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A case study of epistemic order in mathematics classroom dialogue

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Ruthven, Kenneth Borthwick 
Hofmann, Riikka Johanna 


This paper defines epistemic order as the way in which the exchange and development of knowledge takes place in the classroom, breaking this down into a system of three components: epistemic initiative relating to who sets the agenda in classroom dialogue, and how; epistemic appraisal relating to who judges contributions to classroom dialogue, and how; and epistemic framing relating to the terms in which development and exchange of knowledge are represented, particularly in reflexive talk. These components are operationalised in terms of various types of structural and semantic analysis of dialogue which are then applied in conducting a case study of a lesson segment. This study demonstrates how the triangulation of various types of analysis can provide a more nuanced model of epistemic order. It shows that the lesson segment displays a multi-layered epistemic order differing from that of conventional classroom recitation, particularly in passages where the teacher scaffolds indirect exchanges between pupils or manoeuvres exchanges so that pupils take more of a lead in developing knowledge. In passages of the former type, the teacher also introduces a register which acknowledges participants as sense-making subjects exchanging and forming knowledge.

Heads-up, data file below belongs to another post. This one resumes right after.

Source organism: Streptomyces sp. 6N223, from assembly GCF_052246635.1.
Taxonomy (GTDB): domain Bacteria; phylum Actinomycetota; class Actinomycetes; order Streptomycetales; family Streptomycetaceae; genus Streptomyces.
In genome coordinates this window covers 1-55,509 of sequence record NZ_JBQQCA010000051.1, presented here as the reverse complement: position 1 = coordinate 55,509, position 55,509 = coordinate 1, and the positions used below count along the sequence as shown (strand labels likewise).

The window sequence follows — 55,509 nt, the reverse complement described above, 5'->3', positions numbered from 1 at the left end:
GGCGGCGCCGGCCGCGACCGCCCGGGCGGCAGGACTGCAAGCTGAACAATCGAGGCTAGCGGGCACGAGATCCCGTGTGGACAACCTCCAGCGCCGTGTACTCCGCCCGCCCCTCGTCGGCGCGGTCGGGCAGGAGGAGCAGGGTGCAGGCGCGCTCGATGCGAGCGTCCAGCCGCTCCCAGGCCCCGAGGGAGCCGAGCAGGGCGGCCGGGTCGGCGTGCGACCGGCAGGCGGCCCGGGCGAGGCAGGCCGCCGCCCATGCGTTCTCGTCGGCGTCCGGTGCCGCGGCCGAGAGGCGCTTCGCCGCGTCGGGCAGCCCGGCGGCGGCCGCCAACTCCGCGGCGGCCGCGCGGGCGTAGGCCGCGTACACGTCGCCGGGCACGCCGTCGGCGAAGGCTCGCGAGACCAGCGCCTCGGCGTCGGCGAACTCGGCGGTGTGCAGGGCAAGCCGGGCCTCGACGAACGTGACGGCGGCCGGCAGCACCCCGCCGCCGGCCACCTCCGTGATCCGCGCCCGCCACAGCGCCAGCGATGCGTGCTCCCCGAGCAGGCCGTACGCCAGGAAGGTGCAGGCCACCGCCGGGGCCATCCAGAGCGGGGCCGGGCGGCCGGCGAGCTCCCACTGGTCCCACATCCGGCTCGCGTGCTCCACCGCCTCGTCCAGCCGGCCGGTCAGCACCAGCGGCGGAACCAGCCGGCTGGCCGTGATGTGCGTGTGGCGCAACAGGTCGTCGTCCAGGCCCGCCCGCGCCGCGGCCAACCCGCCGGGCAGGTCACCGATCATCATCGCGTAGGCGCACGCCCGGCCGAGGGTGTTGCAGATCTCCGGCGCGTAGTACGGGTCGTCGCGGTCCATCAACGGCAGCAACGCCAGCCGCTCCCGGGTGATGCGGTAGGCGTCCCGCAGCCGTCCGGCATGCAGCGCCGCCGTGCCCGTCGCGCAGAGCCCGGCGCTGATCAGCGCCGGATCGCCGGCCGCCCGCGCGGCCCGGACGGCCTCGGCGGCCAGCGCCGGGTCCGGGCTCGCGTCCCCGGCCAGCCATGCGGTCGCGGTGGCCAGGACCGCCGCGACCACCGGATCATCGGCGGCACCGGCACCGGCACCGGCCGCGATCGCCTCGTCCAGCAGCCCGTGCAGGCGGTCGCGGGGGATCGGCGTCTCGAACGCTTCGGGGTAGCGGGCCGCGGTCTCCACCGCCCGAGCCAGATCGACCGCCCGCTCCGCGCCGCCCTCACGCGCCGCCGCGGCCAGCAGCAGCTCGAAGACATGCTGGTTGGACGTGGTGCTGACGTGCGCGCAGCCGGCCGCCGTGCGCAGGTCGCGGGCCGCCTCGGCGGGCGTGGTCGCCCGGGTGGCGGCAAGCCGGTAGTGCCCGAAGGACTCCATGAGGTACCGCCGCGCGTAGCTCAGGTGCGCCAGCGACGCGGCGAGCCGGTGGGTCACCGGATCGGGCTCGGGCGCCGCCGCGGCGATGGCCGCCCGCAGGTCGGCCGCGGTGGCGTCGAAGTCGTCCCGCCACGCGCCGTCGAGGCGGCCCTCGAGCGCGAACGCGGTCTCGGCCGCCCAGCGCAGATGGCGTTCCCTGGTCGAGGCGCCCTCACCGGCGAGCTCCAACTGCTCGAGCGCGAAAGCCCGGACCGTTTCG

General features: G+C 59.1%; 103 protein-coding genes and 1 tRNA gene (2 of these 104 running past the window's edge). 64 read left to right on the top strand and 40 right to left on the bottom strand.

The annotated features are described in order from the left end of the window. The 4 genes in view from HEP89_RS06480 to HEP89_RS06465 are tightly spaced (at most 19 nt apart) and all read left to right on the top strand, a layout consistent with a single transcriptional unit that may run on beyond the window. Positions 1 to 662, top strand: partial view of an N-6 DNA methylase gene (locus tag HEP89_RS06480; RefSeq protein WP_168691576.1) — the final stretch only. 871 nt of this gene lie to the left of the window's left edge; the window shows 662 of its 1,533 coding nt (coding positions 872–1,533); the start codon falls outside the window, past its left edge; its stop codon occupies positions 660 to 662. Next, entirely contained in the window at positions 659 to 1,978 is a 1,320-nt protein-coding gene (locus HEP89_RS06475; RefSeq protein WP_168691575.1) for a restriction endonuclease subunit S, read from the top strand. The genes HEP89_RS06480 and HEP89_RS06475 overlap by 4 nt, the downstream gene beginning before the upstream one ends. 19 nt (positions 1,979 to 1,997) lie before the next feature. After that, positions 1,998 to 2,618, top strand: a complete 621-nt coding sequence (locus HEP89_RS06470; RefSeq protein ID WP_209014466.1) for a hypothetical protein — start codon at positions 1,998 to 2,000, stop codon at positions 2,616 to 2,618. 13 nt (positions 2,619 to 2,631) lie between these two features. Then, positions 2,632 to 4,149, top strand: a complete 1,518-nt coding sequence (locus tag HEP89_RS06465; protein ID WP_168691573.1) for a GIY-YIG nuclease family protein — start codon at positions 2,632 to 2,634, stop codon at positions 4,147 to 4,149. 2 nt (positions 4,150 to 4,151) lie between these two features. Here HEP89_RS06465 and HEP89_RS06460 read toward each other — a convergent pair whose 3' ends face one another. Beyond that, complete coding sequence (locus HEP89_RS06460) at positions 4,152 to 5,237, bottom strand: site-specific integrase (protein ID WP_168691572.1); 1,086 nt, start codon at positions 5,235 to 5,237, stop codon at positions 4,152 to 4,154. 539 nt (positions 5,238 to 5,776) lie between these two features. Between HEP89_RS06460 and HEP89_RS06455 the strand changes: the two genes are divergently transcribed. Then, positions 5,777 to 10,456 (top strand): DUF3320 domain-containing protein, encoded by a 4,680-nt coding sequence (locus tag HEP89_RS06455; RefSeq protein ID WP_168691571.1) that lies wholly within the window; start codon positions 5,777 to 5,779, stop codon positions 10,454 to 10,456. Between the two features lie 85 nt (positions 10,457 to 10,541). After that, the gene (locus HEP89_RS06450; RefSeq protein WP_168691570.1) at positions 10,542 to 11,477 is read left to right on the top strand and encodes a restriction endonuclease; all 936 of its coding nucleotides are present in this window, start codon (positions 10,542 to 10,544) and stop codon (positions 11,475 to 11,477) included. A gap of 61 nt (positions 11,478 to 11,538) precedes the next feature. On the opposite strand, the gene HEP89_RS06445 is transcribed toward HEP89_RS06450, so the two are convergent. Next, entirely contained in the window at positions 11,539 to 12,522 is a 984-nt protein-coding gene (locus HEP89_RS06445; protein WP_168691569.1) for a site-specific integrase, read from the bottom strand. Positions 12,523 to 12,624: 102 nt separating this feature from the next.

classroom dialogue, dialogic teaching, discourse analysis, initiationresponse-feedback, school mathematics

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Universidad de Granada

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Economic and Social Research Council (ES/F025343/1)
Thanks are due to the Economic and Social Research Council which funded collection of the video data analysed here as part of the epiSTEMe project (grant reference RES-179-25-0003).